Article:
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Former Aquia Harbour teen files suit in attempt to clear his name in recanted rape accusation
The boy was charged three days later, pleaded guilty to two charges on Aug. 22, 2007, was sentenced Sept. 19, and was given a final sentencing hearing Nov. 19.
Five days later--over the Thanksgiving weekend--the girl told her mother she had lied about being raped. She said she had let the boy into the house and that they engaged in consensual sexual intercourse.
Within days, Sousa contacted an attorney for advice and then notified Rafferty of the girl's changed story.
But Rafferty didn't file a motion seeking to overturn the verdicts until Feb. 28, 2008, court records show.
Juvenile court Judge Julian Johnson denied the motion on procedural grounds, presumably because the motion wasn't filed on time.
The boy was originally charged with rape, abduction and breaking and entering.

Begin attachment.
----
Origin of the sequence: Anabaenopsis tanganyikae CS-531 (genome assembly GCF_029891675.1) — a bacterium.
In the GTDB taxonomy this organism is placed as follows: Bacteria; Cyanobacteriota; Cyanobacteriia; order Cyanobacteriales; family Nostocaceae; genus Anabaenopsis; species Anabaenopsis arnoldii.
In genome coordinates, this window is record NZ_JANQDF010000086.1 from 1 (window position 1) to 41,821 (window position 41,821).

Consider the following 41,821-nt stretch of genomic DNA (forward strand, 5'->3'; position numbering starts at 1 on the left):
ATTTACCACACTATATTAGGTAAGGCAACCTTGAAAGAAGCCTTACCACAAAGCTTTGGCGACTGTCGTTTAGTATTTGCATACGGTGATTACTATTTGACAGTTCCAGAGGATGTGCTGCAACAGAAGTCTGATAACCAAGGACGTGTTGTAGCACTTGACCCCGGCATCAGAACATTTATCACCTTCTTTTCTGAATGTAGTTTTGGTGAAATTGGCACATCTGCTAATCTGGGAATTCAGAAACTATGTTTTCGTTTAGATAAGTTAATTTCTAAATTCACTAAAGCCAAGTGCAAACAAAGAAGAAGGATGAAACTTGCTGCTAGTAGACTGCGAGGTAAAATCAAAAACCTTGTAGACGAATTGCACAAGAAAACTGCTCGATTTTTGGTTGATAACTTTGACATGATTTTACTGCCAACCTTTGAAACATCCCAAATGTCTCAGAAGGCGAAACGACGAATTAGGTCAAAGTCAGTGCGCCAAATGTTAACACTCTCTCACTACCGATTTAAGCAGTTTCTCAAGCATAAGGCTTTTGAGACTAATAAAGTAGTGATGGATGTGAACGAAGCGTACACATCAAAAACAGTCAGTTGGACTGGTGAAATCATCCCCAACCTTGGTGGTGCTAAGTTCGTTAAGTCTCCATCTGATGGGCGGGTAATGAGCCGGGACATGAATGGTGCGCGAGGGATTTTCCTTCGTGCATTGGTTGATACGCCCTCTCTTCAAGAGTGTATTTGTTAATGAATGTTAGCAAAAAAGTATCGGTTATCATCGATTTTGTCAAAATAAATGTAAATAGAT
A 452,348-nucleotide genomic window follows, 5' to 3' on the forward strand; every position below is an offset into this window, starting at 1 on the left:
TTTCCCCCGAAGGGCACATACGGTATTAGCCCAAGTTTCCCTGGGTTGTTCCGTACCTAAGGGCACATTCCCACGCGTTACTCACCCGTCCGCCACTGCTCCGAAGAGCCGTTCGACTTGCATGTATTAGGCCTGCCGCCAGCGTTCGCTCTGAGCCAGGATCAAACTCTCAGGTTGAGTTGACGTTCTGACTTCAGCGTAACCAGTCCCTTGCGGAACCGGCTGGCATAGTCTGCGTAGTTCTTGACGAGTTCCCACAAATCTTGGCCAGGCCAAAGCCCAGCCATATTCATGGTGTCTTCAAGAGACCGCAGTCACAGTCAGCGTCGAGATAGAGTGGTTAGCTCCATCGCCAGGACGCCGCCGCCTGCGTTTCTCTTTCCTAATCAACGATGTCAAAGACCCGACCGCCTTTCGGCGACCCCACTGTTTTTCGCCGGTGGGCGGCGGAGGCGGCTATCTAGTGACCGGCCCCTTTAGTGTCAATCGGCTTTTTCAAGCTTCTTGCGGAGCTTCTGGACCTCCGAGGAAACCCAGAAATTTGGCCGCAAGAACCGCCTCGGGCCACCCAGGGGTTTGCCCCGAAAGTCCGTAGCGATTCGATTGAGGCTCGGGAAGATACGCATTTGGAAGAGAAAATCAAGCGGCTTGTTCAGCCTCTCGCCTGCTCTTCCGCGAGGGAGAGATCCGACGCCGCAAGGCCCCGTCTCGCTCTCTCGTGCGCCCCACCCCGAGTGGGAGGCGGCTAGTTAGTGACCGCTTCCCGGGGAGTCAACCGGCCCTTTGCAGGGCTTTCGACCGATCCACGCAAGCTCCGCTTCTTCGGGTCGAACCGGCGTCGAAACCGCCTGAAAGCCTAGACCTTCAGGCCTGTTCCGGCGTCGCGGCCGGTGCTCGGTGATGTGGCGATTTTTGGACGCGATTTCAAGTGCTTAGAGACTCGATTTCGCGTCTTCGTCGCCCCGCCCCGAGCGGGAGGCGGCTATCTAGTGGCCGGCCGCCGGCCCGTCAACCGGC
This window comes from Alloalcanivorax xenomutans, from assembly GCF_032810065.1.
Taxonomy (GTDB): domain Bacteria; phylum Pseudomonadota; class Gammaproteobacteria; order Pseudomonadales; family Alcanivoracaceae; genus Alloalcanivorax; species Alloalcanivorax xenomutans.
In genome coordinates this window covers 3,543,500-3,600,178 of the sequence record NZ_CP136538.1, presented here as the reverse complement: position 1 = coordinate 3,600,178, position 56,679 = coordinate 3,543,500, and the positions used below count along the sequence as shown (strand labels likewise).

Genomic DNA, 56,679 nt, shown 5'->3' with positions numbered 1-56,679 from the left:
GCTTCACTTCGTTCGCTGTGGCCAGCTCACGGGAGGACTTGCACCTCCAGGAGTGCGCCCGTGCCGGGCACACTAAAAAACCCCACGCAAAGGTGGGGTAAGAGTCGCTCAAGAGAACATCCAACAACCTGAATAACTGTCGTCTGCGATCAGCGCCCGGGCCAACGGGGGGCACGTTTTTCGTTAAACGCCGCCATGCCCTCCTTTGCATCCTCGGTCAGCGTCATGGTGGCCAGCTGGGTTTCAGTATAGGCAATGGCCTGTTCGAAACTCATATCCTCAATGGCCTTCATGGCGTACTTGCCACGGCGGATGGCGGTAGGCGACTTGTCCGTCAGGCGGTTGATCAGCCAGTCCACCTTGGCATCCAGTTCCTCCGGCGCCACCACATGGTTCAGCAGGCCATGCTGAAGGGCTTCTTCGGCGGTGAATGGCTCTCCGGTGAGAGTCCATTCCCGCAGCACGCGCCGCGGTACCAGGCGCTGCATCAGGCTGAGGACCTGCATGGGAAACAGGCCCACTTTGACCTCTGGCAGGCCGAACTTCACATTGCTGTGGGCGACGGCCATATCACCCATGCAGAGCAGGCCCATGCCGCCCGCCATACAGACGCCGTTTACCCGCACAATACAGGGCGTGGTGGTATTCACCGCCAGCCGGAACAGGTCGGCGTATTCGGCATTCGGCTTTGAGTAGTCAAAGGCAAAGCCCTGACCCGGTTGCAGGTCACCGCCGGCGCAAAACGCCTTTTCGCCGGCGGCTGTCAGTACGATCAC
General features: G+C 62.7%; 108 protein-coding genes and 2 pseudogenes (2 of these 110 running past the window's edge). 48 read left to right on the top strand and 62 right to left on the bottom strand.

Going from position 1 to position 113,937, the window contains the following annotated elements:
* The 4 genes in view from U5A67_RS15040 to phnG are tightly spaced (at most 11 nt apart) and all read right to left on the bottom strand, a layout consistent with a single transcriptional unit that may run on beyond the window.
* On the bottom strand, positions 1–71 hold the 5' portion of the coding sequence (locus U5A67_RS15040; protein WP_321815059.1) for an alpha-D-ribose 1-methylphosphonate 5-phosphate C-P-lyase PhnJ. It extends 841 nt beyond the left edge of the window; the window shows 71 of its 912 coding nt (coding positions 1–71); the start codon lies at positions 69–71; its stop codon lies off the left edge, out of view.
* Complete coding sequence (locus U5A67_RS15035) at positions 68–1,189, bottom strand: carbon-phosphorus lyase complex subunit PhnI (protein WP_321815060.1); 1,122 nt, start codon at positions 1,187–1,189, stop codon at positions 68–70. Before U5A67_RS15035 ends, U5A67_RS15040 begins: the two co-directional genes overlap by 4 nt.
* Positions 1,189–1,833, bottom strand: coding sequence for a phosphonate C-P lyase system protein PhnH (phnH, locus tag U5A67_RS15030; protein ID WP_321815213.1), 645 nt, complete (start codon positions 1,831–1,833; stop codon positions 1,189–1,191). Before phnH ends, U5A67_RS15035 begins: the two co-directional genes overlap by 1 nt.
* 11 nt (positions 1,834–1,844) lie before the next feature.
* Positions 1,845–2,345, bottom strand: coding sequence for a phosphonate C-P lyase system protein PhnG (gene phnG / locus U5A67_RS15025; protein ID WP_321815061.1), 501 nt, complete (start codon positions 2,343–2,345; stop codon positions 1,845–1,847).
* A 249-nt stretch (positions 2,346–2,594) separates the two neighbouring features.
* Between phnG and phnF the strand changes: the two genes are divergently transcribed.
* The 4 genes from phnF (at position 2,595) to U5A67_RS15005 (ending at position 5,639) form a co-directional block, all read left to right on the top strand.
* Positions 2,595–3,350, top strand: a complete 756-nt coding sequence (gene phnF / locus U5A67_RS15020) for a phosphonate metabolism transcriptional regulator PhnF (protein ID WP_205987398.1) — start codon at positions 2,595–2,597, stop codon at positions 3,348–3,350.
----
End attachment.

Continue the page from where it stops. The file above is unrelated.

After Olsen's office threatened to try the boy as an adult, Rafferty advised the boy's parents that he should plead guilty to keep the case in the juvenile system and avoid the risk of a lengthy term in an adult prison.
She never suggested fighting the charges on their merits, including the boy's innocence, the suit states.
In exchange for pleading guilty to rape and breaking and entering, Olsen dropped the abduction charge and his motion to move the case to adult court.
The boy was held in a juvenile justice facility until Feb. 25 of this year. He is now on probation.
RESPONDING TO THE SUIT
Rafferty did not return calls seeking comment about the accusations in the lawsuit.
Olsen said he has been instructed by the court not to comment on cases involving juveniles.
The Virginia Attorney General's Office is representing the Department of Juvenile Justice and has until Sept. 25 to respond to the suit. The office does not comment on pending litigation, spokesman David Clementson said.
Sousa told The Free Lance-Star she is aware of how her daughter is portrayed in the lawsuit but does not dispute the accuracy of the information.
She said she had hoped the matter would be resolved shortly after reporting to attorneys that her daughter had lied.
She regrets all that the boy's family has been through since the accusations, and said that's why she's willing to be so public.
"This cannot go on. His whole family is dealing with this," Sousa said. "We have to do what we have to do."
Pamela Gould: 540/735-1972